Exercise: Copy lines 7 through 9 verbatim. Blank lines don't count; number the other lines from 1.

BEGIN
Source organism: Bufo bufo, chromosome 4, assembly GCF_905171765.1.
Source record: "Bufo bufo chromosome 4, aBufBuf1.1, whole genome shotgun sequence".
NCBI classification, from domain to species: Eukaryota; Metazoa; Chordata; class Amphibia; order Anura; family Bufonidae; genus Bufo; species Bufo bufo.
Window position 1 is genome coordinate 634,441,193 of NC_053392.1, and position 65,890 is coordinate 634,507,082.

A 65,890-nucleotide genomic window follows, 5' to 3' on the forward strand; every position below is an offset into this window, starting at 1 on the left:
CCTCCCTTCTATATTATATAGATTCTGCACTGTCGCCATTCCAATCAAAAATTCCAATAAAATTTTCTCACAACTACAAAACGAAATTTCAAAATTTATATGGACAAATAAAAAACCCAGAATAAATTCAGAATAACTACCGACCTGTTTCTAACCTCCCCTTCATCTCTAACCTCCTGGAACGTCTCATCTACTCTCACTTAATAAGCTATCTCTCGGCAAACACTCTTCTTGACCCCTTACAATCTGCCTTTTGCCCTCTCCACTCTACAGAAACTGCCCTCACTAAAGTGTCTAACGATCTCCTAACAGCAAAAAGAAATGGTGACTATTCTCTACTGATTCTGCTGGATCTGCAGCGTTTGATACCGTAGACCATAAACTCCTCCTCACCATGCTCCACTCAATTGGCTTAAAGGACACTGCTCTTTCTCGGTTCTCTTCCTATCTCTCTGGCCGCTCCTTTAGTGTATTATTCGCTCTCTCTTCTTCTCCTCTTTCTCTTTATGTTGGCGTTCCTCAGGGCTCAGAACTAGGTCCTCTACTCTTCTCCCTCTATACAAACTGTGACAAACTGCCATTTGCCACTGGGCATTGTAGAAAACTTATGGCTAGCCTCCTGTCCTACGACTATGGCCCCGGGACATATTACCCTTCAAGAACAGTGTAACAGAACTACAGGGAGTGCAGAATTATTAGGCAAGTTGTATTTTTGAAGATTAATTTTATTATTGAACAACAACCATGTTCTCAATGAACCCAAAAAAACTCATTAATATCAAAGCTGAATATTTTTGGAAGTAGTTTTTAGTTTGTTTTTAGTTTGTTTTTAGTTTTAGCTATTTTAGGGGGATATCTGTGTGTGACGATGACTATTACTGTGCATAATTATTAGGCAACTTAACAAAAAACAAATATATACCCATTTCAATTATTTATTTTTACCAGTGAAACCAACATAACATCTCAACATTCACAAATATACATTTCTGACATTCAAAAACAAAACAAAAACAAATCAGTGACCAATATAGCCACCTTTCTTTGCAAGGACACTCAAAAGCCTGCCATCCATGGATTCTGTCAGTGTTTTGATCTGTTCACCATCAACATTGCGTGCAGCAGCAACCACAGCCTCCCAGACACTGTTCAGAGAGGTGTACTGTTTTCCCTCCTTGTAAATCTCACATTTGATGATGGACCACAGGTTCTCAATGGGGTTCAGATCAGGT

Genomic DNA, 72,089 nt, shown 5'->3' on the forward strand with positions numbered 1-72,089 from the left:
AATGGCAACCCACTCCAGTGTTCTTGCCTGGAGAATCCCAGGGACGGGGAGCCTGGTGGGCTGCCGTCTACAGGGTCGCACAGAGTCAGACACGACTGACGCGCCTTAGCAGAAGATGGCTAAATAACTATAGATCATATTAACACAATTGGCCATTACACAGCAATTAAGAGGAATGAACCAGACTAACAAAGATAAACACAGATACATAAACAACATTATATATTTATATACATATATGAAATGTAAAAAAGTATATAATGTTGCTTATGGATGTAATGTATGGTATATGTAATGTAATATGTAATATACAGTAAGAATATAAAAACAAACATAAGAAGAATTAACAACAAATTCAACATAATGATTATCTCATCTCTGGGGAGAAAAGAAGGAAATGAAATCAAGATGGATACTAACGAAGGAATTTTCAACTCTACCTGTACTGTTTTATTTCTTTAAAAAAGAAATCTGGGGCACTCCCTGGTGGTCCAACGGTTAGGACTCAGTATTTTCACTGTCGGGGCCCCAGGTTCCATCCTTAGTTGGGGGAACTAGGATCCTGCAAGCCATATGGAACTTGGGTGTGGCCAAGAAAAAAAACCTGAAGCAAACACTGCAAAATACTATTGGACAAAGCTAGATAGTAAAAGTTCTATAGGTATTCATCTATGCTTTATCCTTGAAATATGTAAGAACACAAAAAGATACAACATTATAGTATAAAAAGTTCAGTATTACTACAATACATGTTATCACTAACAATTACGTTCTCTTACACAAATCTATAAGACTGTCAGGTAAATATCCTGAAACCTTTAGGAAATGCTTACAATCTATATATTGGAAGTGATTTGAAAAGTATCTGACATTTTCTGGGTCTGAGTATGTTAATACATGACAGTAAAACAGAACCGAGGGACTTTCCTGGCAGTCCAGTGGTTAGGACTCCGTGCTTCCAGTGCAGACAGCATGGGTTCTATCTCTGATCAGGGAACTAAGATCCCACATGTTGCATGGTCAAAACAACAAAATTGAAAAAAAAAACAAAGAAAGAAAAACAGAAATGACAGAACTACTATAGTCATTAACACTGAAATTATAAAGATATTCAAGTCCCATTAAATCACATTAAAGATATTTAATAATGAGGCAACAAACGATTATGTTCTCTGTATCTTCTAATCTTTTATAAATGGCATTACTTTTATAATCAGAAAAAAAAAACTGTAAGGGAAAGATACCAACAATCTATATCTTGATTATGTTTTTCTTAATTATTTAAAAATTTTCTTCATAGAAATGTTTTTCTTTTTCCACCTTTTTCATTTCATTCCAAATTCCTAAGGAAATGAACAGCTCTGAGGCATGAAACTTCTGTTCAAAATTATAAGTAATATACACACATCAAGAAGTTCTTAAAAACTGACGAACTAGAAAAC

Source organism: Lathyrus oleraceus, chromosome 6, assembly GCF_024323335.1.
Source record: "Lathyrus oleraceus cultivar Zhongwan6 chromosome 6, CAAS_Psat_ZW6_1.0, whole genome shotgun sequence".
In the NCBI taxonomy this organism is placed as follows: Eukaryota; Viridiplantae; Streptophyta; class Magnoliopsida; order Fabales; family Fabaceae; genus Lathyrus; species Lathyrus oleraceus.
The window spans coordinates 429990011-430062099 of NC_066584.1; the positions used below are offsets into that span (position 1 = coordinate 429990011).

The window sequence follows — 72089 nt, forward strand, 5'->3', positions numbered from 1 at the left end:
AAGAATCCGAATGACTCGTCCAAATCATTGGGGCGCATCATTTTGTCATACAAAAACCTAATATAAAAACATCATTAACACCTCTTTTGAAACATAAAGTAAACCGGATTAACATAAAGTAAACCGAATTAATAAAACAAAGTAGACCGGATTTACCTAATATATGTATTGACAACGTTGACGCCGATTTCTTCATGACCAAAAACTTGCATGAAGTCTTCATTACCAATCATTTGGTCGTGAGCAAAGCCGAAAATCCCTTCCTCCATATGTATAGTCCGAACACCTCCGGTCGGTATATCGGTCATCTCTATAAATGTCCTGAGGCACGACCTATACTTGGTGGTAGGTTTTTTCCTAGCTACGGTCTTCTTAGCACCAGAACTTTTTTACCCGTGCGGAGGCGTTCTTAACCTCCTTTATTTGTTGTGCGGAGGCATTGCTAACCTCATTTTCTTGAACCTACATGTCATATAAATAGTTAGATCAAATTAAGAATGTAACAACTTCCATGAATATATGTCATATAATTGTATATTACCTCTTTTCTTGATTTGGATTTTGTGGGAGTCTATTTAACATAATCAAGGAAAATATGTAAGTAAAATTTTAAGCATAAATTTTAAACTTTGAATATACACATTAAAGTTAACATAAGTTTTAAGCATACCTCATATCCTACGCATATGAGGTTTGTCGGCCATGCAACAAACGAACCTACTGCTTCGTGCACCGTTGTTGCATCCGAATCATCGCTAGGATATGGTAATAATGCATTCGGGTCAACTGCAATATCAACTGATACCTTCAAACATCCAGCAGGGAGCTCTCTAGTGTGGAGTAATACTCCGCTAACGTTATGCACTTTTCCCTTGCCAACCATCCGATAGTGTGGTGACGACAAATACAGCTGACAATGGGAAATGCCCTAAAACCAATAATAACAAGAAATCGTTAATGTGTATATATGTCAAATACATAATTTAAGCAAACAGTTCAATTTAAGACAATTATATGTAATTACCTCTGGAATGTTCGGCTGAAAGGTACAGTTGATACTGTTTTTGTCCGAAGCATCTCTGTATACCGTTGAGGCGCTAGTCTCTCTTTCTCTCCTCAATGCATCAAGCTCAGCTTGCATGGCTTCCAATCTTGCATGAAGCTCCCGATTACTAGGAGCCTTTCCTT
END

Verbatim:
Genomic DNA, 72,089 nt, shown 5'->3' on the forward strand with positions numbered 1-72,089 from the left:
AATGGCAACCCACTCCAGTGTTCTTGCCTGGAGAATCCCAGGGACGGGGAGCCTGGTGGGCTGCCGTCTACAGGGTCGCACAGAGTCAGACACGACTGACGCGCCTTAGCAGAAGATGGCTAAATAACTATAGATCATATTAACACAATTGGCCATTACACAGCAATTAAGAGGAATGAACCAGACTAACAAAGATAAACACAGATACATAAACAACATTATATATTTATATACATATATGAAATGTAAAAAAGTATATAATGTTGCTTATGGATGTAATGTATGGTATATGTAATGTAATATGTAATATACAGTAAGAATATAAAAACAAACATAAGAAGAATTAACAACAAATTCAACATAATGATTATCTCATCTCTGGGGAGAAAAGAAGGAAATGAAATCAAGATGGATACTAACGAAGGAATTTTCAACTCTACCTGTACTGTTTTATTTCTTTAAAAAAGAAATCTGGGGCACTCCCTGGTGGTCCAACGGTTAGGACTCAGTATTTTCACTGTCGGGGCCCCAGGTTCCATCCTTAGTTGGGGGAACTAGGATCCTGCAAGCCATATGGAACTTGGGTGTGGCCAAGAAAAAAAACCTGAAGCAAACACTGCAAAATACTATTGGACAAAGCTAGATAGTAAAAGTTCTATAGGTATTCATCTATGCTTTATCCTTGAAATATGTAAGAACACAAAAAGATACAACATTATAGTATAAAAAGTTCAGTATTACTACAATACATGTTATCACTAACAATTACGTTCTCTTACACAAATCTATAAGACTGTCAGGTAAATATCCTGAAACCTTTAGGAAATGCTTACAATCTATATATTGGAAGTGATTTGAAAAGTATCTGACATTTTCTGGGTCTGAGTATGTTAATACATGACAGTAAAACAGAACCGAGGGACTTTCCTGGCAGTCCAGTGGTTAGGACTCCGTGCTTCCAGTGCAGACAGCATGGGTTCTATCTCTGATCAGGGAACTAAGATCCCACATGTTGCATGGTCAAAACAACAAAATTGAAAAAAAAAACAAAGAAAGAAAAACAGAAATGACAGAACTACTATAGTCATTAACACTGAAATTATAAAGATATTCAAGTCCCATTAAATCACATTAAAGATATTTAATAATGAGGCAACAAACGATTATGTTCTCTGTATCTTCTAATCTTTTATAAATGGCATTACTTTTATAATCAGAAAAAAAAAACTGTAAGGGAAAGATACCAACAATCTATATCTTGATTATGTTTTTCTTAATTATTTAAAAATTTTCTTCATAGAAATGTTTTTCTTTTTCCACCTTTTTCATTTCATTCCAAATTCCTAAGGAAATGAACAGCTCTGAGGCATGAAACTTCTGTTCAAAATTATAAGTAATATACACACATCAAGAAGTTCTTAAAAACTGACGAACTAGAAAAC

Source organism: Lathyrus oleraceus, chromosome 6, assembly GCF_024323335.1.